Saturday, May 17, 2008

Arts Advocacy Update XLI

The content below is from Americans for the Arts' Cultural Policy Listserv, email blast of May 7, 2008:

Arts help culture, economy flourish
Poughkeepsie Journal (NY), 5/1/2008
According to a recent economic impact study by the Center for Creative Community Development in North Adams, Mass., Dia:Beacon, the contemporary art museum housed in a former Nabisco factory in upstate New York, "contributes more than $10 million a year to the economic development of the region."
Love the Dia: Beacon -- gorgeous, gorgeous space.

Bill to require P.E. eliminates arts electives
Columbus Ledger-Enquirer (GA), 5/6/2008
"[A] bill before the Alabama Legislature could limit or eliminate choir and other electives from the curriculum in favor of more physical education time. The bill, sponsored by House Majority Leader Ken Guin, D-Carbon Hill, seeks . . . to set minimums for the amount of daily exercise students will be required to have in school, with at least 200 minutes a week for elementary school students and 225 minutes for middle and high school students."
225 minutes of gym? Are we living in Sparta?

SNAAP Judgments
Chronicle of Higher Education, 5/5/2008
Princeton professor Stan Katz comments on the newly announced Strategic National Arts Alumni Project (SNAAP), a longitudinal assessment of arts alumni to show, among other things, “how students in different majors use their arts training in their careers and other aspects of their lives.” The project has been developed by the Indiana University Center for Postsecondary Research and the Curb Center for Art, Enterprise and Public Policy at Vanderbilt University.
First, definitely go and read this PDF. Second, I'm not sure I understand how one gets chosen for this sort of thing, but it's a great idea for a project. I'd like to see a little bit more information on methodology, too.

Florida Legislature OKs cuts to cultural affairs, historic resources
Palm Beach Daily News (FL), 5/6/2008
"State funding for culture and historic preservation will fall sharply under the belt-tightening budget approved Friday by the Legislature. The Division of Cultural Affairs, which administers grants to cultural organizations, will get nearly $6 million — down from last year's $12.5 million — while funding for the Division of Historical Resources, which oversees grants for history museums and historic preservation, will drop from $7 million to nearly $1.2 million. That's a plunge from two years ago, when the state earmarked $32.7 million for culture and $18 million for history."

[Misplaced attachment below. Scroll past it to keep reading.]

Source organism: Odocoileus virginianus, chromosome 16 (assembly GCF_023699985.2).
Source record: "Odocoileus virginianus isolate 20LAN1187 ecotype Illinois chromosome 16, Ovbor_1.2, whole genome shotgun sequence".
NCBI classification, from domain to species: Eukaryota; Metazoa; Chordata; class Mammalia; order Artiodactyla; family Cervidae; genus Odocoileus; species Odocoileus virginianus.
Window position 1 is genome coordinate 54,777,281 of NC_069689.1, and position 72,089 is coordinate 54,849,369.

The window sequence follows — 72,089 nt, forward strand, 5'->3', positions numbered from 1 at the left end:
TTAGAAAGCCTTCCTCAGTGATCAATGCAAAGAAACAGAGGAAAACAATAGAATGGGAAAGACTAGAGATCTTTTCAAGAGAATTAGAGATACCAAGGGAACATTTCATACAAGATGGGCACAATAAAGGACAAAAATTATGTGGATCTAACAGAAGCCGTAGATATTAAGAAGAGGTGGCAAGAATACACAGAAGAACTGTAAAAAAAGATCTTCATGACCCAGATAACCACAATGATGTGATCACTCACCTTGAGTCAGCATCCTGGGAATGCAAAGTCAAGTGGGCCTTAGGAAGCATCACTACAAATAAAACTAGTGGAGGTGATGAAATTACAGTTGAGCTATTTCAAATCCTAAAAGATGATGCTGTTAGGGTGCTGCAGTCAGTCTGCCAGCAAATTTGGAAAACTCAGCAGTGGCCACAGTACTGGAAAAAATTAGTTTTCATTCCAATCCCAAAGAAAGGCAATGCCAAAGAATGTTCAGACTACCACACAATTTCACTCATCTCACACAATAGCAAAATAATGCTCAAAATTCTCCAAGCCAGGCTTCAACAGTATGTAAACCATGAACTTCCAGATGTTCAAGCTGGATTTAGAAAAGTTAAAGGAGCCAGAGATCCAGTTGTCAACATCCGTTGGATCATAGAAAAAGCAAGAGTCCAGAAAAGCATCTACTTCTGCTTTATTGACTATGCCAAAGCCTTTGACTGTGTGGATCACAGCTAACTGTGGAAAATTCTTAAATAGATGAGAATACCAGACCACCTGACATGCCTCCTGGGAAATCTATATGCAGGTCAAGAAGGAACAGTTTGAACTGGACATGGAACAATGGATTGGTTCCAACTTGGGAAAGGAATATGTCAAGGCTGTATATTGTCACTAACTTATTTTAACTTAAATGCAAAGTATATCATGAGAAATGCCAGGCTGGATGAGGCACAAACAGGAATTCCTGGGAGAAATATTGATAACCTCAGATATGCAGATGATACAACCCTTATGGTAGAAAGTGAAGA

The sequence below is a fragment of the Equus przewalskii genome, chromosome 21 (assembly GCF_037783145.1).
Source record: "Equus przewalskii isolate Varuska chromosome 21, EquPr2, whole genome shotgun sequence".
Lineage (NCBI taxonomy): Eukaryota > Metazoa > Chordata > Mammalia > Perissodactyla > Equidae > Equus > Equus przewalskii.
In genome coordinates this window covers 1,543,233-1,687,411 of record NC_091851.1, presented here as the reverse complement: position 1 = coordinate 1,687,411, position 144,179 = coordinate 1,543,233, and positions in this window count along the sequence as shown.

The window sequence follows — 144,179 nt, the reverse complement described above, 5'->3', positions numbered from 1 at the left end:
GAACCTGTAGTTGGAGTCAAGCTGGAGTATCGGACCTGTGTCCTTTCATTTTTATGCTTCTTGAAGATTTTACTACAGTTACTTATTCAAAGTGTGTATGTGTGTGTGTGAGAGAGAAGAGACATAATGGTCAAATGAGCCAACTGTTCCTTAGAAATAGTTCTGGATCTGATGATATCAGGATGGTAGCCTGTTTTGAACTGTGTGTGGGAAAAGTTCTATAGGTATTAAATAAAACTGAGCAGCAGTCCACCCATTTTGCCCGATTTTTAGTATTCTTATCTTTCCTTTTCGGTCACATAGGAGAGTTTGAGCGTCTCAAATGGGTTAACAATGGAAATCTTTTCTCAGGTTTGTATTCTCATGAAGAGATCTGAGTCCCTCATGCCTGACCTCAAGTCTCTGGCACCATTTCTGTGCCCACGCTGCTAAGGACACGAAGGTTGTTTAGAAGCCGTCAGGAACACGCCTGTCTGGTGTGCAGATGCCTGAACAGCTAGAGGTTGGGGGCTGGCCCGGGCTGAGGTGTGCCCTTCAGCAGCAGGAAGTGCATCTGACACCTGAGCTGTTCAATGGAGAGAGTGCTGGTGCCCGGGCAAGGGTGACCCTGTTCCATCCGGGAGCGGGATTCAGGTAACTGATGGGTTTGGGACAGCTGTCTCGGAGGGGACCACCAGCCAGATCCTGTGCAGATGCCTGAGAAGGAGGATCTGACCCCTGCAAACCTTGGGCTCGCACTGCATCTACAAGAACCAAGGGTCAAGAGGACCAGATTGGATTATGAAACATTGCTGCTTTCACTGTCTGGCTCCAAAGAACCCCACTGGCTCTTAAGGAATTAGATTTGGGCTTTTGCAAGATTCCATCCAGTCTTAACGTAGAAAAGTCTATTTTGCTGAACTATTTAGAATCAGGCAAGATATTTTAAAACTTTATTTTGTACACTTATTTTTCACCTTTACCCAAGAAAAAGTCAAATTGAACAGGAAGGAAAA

As usual, the Republican-dominated Florida legislature takes a bat to the arts and whacks it, repeatedly. Talk about a croc.

The irony here is art itself
New Jersey Star-Ledger, 5/3/2008
After reporting to New Jersey's Senate Budget and Appropriations Committee how much the arts contributed to the state economy, Secretary of State Nina Mitchell Wells then was faced with defending "the severe cuts in arts funding the governor had asked her to make," with arts and history funding "being cut anywhere from 25 to 100 percent from a variety of programs."
Poor NJ can't catch a break. First a gay governor and now cuts in arts funding.

Bottom-line philanthropy
Boston Globe, 4/30/2008
Sacha Pfeiffer features the Social Innovation Forum, a program designed to "help nonprofits become more businesslike, understand the language of the private sector, and win the backing of influential, deep-pocketed donors." Each year the program selects six nonprofits through a competitive process, then "gives them free services like management consulting and executive coaching, and introduces them to potential donors" at an event where the nonprofits "make a formal, 15-minute funding appeal, complete with PowerPoint presentation and prospectus, to a large group of prospective funders."
Speak "the language of the private sector"? Shouldn't the private sector equally be incentivized to speak the language of the artists, too?

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